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When the Travers Brothership takes the stage inside Pisgah Brewing Co., on Friday, Nov. 23, to kick off a CD release tour for “Let the World Decide,” there will be plenty of hometown fans anxiously awaiting the arrival of the Black Mountain band’s second full-length album.

A few weeks after the album’s Dec. 8 digital release, a whole new audience will do exactly what the title suggests when the Brothership flies overseas for a European tour.

It didn’t take long for music fans around the country to start flocking to Travers Brothership shows after the band burst onto the scene in 2012. Their distinctive style and sound, a fusion of soul, funk, rock and jam, performed with an electric energy and earnestness for the craft, has attracted audiences to music venues nationwide.

The band put out an EP in 2013, which they followed with a cross-country tour. By the time Black Mountain natives Eric and Kyle Travers, Ian McIsaac and Josh Clark released their first full-length album “A Way To Survive” in 2016, the Travers Brothership had become a fixture at venues all over the southeast.

Their latest work, which was recorded at Echo Mountain Recording Studios in Asheville, is a true reflection of the band’s evolution over the past six years, McIsaac said.

“Our last album doesn’t accurately represent what the band plays nowadays, we’ve moved more toward the vibe that listeners will hear on the new album,” he said. “We definitely have a more mature style of songwriting. We have a lot of songs with a clear beginning, middle and end, as opposed to the more groove-centric or riff-centric songs from some of our earlier work. We have like a bigger band feel to our music.”

McIsaac describes “Let the World Decide” as having “kind of a split personality.”

“There is like this soul or R&B half to it and this more Southern rock half,” he said of the album, which features 12 tracks. “We kind of mixed them throughout so it’s not separated into sides or anything like that.”

Recording material for the album at an esteemed studio like Echo Mountain, which has hosted a long list of award-winning artists in its 12-year history, required precision from band members.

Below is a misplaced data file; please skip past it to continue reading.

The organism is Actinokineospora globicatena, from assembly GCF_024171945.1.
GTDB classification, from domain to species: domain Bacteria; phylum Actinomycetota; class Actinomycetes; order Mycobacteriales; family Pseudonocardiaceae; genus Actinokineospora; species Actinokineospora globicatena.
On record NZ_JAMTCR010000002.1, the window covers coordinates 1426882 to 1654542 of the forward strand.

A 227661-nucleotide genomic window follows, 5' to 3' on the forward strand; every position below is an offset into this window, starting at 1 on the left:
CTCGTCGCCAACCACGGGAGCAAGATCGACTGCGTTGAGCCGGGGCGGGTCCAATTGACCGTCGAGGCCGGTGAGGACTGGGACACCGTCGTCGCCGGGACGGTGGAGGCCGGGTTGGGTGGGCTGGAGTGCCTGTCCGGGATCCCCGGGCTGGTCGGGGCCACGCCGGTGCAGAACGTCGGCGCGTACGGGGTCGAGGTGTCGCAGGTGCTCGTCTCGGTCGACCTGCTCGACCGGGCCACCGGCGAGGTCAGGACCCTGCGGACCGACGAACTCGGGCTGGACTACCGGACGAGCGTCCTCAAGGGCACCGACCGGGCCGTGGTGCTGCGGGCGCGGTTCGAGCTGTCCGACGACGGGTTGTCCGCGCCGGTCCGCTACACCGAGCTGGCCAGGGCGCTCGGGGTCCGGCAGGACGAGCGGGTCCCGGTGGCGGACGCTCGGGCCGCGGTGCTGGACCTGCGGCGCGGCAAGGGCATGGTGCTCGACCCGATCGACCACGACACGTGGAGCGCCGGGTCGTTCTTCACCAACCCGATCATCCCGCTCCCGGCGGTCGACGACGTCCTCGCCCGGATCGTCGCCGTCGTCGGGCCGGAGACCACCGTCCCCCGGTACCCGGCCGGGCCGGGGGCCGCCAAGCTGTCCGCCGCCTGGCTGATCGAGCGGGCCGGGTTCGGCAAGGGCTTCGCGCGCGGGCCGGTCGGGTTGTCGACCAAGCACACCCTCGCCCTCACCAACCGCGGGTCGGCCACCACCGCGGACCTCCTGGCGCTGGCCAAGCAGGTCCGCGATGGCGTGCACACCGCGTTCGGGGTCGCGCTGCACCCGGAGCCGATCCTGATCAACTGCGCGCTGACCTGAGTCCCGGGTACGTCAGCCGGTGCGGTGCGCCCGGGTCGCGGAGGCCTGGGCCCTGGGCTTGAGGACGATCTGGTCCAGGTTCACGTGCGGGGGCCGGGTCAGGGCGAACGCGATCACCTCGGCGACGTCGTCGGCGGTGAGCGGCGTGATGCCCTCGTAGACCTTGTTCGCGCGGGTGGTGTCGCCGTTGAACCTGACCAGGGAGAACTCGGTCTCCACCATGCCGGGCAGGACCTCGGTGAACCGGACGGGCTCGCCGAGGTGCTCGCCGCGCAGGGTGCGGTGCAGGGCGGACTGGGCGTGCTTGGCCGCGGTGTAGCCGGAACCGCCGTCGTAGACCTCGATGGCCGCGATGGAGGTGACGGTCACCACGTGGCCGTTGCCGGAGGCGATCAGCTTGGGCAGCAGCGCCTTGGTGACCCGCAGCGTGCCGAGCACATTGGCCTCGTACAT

“We had to get everything right in the days we spent there, so it was kind of like a do-or-die situation,” McIsaac said. “We needed to make sure we collected enough material for the album by the time we finished there.”

As “seasoned recording professionals,” the band was up to the task, according to Eric.

“Really what it all came down to was knowing what our budget was,” Eric said. “We knew what we had, we knew how to work with it and that helped be prepared before ever going to the studio.”

While the experience at Echo Mountain was new for the Brothership, they turned to a familiar face in award-winning producer and engineer Matt Williams at The Eagle Room Recording Studio in Weaverville to help complete the project.

“Matt is great,” McIsaac said. “He’s great as an engineer and his production role with this album is similar to what it was with the last one. He’s the guy you want in that chair.”

The band started writing some of the songs on the album three years ago, Eric said, but the album was recorded and completed over the past year.

“It’s been a long time coming, but we’re really proud of this album,” he said.

The release of the album caps another big year for the Brothership, which played both FloydFest and the Mountain Music Festival this summer for the first time. The band was also among those who performed in the Marcus King Band Family Reunion at Pisgah Brewing Co. in October. 

And while 2018 has been filled with highlights, the European tour will make 2019 unforgettable. 

"We'll be gone for six weeks," McIsaac said. "That was really cool because we were contacted to see if we were interested in doing the tour."

All four members of the band were in fact very interested in playing for European audiences. 

"They seem to really appreciate American music," Eric said. "I think they look at us and see that we have our own style and sound and I think that makes us really marketable over there."

The tour kicks off in Amsterdam before the Brothership makes its way to Belgium, German and Sweden. 

"We're spending probably two or three nights in each country," McIsaac said. "From there we head to Switzerland and then straight across France to Spain."

They'll spend nearly a month playing venues across Spain, according to McIsaac, who said the tour schedule will be a rigorous one.

"Here when we tour we typically do four, five days or two weeks, maximum," he said. "This six-week tour will be our longest tour yet and we're playing like five or six days a week."

The band will come home at the beginning of March. 

"We're excited to get the chance to introduce the Travers Brothership to a whole new audience," Eric said. 


 

 

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